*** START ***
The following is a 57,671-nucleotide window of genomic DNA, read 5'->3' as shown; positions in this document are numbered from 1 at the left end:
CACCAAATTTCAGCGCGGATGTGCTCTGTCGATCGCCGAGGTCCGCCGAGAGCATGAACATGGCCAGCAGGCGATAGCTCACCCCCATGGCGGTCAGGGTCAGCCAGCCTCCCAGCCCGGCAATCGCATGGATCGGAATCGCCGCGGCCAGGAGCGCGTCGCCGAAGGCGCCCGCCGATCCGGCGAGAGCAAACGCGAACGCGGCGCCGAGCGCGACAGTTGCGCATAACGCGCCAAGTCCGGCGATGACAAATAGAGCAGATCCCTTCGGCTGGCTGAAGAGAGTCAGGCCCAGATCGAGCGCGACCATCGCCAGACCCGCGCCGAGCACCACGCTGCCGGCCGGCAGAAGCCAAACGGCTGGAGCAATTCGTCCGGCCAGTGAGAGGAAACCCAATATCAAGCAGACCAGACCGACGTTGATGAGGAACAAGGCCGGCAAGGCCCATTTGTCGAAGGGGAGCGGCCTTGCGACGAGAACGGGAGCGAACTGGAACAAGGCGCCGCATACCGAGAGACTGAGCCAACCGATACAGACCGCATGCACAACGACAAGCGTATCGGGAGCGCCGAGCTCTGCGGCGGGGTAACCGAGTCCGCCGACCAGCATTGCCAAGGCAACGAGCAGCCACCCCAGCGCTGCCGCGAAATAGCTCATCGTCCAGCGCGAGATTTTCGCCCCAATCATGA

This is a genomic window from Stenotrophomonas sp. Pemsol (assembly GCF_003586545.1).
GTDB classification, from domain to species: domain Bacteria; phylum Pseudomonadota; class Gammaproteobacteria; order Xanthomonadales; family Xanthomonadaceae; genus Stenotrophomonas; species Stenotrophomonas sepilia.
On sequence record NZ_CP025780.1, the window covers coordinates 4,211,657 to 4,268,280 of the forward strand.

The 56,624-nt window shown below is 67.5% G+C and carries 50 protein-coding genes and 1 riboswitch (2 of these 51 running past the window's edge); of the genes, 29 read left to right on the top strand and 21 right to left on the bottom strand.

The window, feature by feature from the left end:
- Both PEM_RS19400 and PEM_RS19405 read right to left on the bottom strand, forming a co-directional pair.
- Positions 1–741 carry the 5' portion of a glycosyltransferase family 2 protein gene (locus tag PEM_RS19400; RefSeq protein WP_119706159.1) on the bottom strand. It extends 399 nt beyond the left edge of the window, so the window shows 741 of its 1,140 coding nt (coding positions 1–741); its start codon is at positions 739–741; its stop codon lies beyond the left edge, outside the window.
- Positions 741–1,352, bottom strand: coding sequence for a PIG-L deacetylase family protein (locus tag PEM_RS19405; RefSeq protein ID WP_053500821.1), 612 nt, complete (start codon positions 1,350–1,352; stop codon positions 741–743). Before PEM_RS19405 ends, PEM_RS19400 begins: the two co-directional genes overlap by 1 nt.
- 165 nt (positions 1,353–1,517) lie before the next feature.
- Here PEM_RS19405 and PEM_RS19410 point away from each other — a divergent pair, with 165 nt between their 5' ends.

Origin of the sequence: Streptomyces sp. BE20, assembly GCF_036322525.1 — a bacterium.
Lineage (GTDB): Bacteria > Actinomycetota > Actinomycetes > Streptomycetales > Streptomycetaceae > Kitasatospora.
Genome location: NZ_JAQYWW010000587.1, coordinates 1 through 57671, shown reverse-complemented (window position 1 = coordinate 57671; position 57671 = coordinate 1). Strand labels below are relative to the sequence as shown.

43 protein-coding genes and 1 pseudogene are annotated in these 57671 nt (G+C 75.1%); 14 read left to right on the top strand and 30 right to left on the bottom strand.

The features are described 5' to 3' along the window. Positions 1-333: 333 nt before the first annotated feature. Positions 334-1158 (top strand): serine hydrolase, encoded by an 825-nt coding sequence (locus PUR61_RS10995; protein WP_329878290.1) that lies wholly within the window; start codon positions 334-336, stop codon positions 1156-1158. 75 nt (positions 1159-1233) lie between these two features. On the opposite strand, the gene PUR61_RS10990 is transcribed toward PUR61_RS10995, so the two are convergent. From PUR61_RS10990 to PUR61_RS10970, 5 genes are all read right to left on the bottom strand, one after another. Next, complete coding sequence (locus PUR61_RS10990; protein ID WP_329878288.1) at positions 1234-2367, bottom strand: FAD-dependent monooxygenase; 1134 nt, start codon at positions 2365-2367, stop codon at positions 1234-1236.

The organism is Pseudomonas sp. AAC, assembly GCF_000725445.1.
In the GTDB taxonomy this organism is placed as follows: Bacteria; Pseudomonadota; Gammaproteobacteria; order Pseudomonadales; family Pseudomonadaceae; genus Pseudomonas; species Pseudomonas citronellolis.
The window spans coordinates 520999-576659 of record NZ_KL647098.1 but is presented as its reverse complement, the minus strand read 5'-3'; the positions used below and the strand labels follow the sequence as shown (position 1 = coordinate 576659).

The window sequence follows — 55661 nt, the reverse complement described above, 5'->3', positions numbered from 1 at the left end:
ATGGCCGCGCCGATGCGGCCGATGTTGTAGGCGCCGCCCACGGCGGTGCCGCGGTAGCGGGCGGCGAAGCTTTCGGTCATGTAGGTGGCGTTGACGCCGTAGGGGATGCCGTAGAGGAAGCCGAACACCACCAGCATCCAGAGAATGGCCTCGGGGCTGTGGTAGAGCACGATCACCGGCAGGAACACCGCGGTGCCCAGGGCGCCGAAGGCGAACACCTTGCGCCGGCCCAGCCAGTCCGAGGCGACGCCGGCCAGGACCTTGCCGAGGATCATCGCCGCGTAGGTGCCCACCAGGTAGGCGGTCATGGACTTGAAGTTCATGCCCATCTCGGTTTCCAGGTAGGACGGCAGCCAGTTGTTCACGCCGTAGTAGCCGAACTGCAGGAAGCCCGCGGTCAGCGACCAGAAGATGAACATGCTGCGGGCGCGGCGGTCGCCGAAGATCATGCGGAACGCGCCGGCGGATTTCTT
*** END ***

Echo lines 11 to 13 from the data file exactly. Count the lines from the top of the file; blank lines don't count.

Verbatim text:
- 165 nt (positions 1,353–1,517) lie before the next feature.
- Here PEM_RS19405 and PEM_RS19410 point away from each other — a divergent pair, with 165 nt between their 5' ends.

Origin of the sequence: Streptomyces sp. BE20, assembly GCF_036322525.1 — a bacterium.